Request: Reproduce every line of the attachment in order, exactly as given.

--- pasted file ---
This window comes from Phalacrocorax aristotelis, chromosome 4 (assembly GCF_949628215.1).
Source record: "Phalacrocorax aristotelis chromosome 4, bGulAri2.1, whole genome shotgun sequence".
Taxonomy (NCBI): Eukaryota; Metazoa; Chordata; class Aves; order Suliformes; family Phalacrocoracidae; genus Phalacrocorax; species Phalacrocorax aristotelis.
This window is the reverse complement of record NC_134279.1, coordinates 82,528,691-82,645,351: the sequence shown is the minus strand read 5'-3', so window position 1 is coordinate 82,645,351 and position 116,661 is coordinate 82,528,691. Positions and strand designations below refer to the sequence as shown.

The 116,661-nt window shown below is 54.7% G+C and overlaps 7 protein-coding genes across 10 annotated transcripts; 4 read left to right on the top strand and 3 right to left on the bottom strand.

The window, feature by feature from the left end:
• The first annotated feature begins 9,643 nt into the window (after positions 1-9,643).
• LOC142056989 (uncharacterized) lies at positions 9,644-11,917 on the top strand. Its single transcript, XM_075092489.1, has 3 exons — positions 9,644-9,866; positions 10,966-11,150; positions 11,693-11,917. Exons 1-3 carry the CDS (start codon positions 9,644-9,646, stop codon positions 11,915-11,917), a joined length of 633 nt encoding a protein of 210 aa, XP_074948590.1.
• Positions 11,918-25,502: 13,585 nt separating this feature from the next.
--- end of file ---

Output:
This window comes from Phalacrocorax aristotelis, chromosome 4 (assembly GCF_949628215.1).
Source record: "Phalacrocorax aristotelis chromosome 4, bGulAri2.1, whole genome shotgun sequence".
Taxonomy (NCBI): Eukaryota; Metazoa; Chordata; class Aves; order Suliformes; family Phalacrocoracidae; genus Phalacrocorax; species Phalacrocorax aristotelis.
This window is the reverse complement of record NC_134279.1, coordinates 82,528,691-82,645,351: the sequence shown is the minus strand read 5'-3', so window position 1 is coordinate 82,645,351 and position 116,661 is coordinate 82,528,691. Positions and strand designations below refer to the sequence as shown.

The 116,661-nt window shown below is 54.7% G+C and overlaps 7 protein-coding genes across 10 annotated transcripts; 4 read left to right on the top strand and 3 right to left on the bottom strand.

The window, feature by feature from the left end:
• The first annotated feature begins 9,643 nt into the window (after positions 1-9,643).
• LOC142056989 (uncharacterized) lies at positions 9,644-11,917 on the top strand. Its single transcript, XM_075092489.1, has 3 exons — positions 9,644-9,866; positions 10,966-11,150; positions 11,693-11,917. Exons 1-3 carry the CDS (start codon positions 9,644-9,646, stop codon positions 11,915-11,917), a joined length of 633 nt encoding a protein of 210 aa, XP_074948590.1.
• Positions 11,918-25,502: 13,585 nt separating this feature from the next.